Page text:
-If this game was a drinking game, and one of the rules was "drink when the Habs complete a pass" we'd be totally sober now.

-Is it a good sign that the fourth line was the Habs' most impressive tonight?

-How do I hate thee? Let me count the ways. I hate thee to the depth and breadth and height my soul can reach, you douche. You know who you are.

-The fourth line rocks my world.

-Good night Habs. Markov looks badly hurt. And we know what happens when that happens.

-Well, it was an okay start for a bunch of guys who never met until last month, but I'm hoping for more for the rest of the year.

-I hate the leafs.

Notes on the second:

-I'd like to humbly apologize to Alex Kovalev. It wasn't him that messed up Pleks last year. It was Andrei Kostitsyn, and he's doing it again.

-Among the things not different from last season: The Habs still can't win the puck on the boards. Also, long, crappy, low-percentage passes that turn into giveaways.

-It kills me to say it, but the Stalberg kid's good. He'll be a pain in our collective asses for years to come.

-You know what this reminds me of? When everyone in the office goes on a course, about, say, how to answer the phone. For the first week after, everyone is extremely polite every time there's a call. But after a month, it's all "Yeah? Just a second." Sooner or later, one of these teams is going to revert to its natural instincts, which can only be good for us.

-Travis...still Moening in delight...just an assist away from the Howe Trick

-Now that I think about it, Jacques the Knife isn't ALL mobster in his appearance. He actually looks like the lovechild of Tony Soprano and Napoleon.

-Can someone tell Mara it's 2009? The pre-lockout rules were four years ago.

-I really don't like the way Hal Gill allowed Lee Stempniak to ride him off the puck. Who's the giant here, man?

-Paging Scott Gomez! You're needed on the Habs' first line.

-O'Byrne's busy during the second intermission, getting fitted for a large truck licence plate.

-Can I hate the traitor more? Yeah, it grows every time he unnecessarily bangs a harmless opponent like Pleks or Metro...just to prove he fits in on Burkie's team.

-I hope the Knife is ripping them all a new one for the third, because the one they had is suspiciously like last year's.

Notes on the first:

-I really hate to overuse the word "douche," but looking at Kessel's grinning mug during the player intros made me say it three times.

-Gio's doing the ceremonial faceoffs? Way to hide your choice of captain, Jacques.

-Speaking of which, Jacques the Knife, the birthday boy, is looking very mobsteriffic tonight. And I thought no one would top Carbo's sartorial excellence.

-The "puck posession" game so far looks like the Habs have mixed up "puck" with "demonic" and are doing their damnedest to get rid of it.

-Laraque looks like his back is not long for the NHL. Hope there are no carnivores around, or they'll soon separate him from the herd.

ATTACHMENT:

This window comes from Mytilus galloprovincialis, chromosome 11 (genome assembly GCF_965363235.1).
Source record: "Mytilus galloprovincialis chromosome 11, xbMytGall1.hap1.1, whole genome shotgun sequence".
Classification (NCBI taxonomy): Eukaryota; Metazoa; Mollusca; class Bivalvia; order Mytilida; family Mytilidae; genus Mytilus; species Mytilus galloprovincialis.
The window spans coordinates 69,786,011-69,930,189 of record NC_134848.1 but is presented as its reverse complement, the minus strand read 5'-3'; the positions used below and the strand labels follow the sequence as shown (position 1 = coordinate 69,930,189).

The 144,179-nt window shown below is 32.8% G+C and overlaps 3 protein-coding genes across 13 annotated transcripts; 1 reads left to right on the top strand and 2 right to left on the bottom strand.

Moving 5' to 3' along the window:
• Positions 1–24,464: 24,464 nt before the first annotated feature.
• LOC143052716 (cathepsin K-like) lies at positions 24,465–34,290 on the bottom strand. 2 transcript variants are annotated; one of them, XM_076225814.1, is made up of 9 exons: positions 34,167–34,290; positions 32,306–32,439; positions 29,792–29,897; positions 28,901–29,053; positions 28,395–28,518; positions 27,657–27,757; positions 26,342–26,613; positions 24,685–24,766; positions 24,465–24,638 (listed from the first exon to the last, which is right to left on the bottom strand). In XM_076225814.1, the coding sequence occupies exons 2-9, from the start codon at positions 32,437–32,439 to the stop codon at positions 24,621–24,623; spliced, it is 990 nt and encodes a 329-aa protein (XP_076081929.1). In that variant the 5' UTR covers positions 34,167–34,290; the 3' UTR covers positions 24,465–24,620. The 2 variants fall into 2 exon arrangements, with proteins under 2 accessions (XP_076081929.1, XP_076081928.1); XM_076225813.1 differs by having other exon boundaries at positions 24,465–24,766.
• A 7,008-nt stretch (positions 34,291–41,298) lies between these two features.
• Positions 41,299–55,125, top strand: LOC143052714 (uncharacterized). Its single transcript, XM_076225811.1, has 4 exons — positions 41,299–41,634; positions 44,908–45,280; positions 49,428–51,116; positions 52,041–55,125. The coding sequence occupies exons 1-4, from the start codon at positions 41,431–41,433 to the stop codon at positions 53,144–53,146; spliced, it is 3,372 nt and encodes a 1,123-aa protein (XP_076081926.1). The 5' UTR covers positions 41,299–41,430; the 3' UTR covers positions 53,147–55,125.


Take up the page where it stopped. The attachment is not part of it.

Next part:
-Gionta is like a fart in a skillet...insubstantial, yet bouncing everywhere.

-Travis! I'm Moening in ecstasy. (Yeah, yeah, I know it was a draw at best, but I've been waiting to say that for two months now.)

-Lats hit someone AFTER the preseason. Twice. It's a season-opening miracle.

-Not loving the Mara/Gill combo on D. Scarily reminiscent of Dandoullion.

-Price must be asking himself what the hell the difference is from last year? All the BS about reducing shots on goal results in a 14-7 differential for the leafs. Perfect.

-If Judaserek has thirty pieces of silver on the table to buy a win tonight, I hope he hangs himself before it's over. He actually said the phrase "leaf nation" on TSN. Nothing like embracing the Culture of Delusion, is there, you traitor?

-So, Burke's handing out 8-page pamphlets to explain the history of the leafs to the new players. In an effort to show off his law-school education, he's borrowed the title from T.S.Eliot: The Wasteland. Also interesting that you can tell the leaf history in 8 pages, while the Habs' is recounted in actual books.

Overture, Curtains, Lights, This Is It...

The Habs, at this moment, are better off than they were last year. They've successfully emerged from the pre-season festivities relatively unscathed, as compared to last year, when they limped up to the starting line. But I'm a little nervous about tonight's opener.

The leafs have an easy job. They just have to come out and pound people. That's all their boss is asking of them. The Habs have it a little tougher. They have to be fast, exciting and disciplined. They have to put up some points and even though everyone says they don't expect anything from this year's team...they really do. We expect our Habs to win. Especially in TO. And we expect our goalie to play like a brick wall, and our forwards to score on every PP. That's why I've got some butterflies. I know it'll take twenty games or so before we have an idea what the real team looks like...but I'm hoping they scrape out a win against the leafs anyway.

Regardless of what happens tonight, though, I'm glad the real thing is starting. And I'm glad all the rhetoric of training camp is behind us. Which reminds me, here are the top ten words or phrases from camp I never want to hear again for the rest of the year:

10. "Tough to play against."

9. "Bonding."

8. "Jelling."

7. "Leaders will emerge."

6. "Guys are getting along great."

5. "A guy doesn't need a "C" on his chest."

4. "It'll take some time."

3. "Learning a new system."

2. "Finding our roles."

and the number one thing I'm glad we don't have to hear again:

1. "Teen Ranch."

So, here we go, boys and girls. Off to the 101st season. Check back in the first intermission for notes on the period. Wheeeeee!!!